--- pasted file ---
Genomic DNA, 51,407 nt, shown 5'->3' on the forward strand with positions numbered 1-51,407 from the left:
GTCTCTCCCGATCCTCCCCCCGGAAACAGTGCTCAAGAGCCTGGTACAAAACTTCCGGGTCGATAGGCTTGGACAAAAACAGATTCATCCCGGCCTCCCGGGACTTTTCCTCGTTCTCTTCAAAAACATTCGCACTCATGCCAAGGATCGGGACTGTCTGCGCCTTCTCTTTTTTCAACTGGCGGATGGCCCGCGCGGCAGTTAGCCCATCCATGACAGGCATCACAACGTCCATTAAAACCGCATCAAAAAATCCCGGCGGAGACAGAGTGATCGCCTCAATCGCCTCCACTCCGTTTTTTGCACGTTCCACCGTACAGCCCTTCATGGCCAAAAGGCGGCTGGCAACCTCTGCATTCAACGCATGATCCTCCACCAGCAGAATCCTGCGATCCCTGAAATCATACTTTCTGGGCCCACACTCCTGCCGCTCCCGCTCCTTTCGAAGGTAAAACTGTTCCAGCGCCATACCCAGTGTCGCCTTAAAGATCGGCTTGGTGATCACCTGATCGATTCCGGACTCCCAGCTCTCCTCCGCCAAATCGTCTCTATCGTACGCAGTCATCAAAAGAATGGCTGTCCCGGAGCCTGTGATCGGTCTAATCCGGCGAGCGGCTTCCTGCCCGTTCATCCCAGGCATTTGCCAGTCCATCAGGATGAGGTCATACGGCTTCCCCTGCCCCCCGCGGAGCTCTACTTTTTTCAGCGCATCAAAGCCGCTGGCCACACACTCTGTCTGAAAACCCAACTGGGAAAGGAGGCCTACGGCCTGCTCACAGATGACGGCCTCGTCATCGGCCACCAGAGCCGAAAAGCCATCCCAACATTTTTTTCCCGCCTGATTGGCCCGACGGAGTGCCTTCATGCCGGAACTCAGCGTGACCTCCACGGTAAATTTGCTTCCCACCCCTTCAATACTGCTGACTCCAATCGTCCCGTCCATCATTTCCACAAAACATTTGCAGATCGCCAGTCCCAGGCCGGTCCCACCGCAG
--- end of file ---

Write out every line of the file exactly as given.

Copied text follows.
Genomic DNA, 51,407 nt, shown 5'->3' on the forward strand with positions numbered 1-51,407 from the left:
GTCTCTCCCGATCCTCCCCCCGGAAACAGTGCTCAAGAGCCTGGTACAAAACTTCCGGGTCGATAGGCTTGGACAAAAACAGATTCATCCCGGCCTCCCGGGACTTTTCCTCGTTCTCTTCAAAAACATTCGCACTCATGCCAAGGATCGGGACTGTCTGCGCCTTCTCTTTTTTCAACTGGCGGATGGCCCGCGCGGCAGTTAGCCCATCCATGACAGGCATCACAACGTCCATTAAAACCGCATCAAAAAATCCCGGCGGAGACAGAGTGATCGCCTCAATCGCCTCCACTCCGTTTTTTGCACGTTCCACCGTACAGCCCTTCATGGCCAAAAGGCGGCTGGCAACCTCTGCATTCAACGCATGATCCTCCACCAGCAGAATCCTGCGATCCCTGAAATCATACTTTCTGGGCCCACACTCCTGCCGCTCCCGCTCCTTTCGAAGGTAAAACTGTTCCAGCGCCATACCCAGTGTCGCCTTAAAGATCGGCTTGGTGATCACCTGATCGATTCCGGACTCCCAGCTCTCCTCCGCCAAATCGTCTCTATCGTACGCAGTCATCAAAAGAATGGCTGTCCCGGAGCCTGTGATCGGTCTAATCCGGCGAGCGGCTTCCTGCCCGTTCATCCCAGGCATTTGCCAGTCCATCAGGATGAGGTCATACGGCTTCCCCTGCCCCCCGCGGAGCTCTACTTTTTTCAGCGCATCAAAGCCGCTGGCCACACACTCTGTCTGAAAACCCAACTGGGAAAGGAGGCCTACGGCCTGCTCACAGATGACGGCCTCGTCATCGGCCACCAGAGCCGAAAAGCCATCCCAACATTTTTTTCCCGCCTGATTGGCCCGACGGAGTGCCTTCATGCCGGAACTCAGCGTGACCTCCACGGTAAATTTGCTTCCCACCCCTTCAATACTGCTGACTCCAATCGTCCCGTCCATCATTTCCACAAAACATTTGCAGATCGCCAGTCCCAGGCCGGTCCCACCGCAG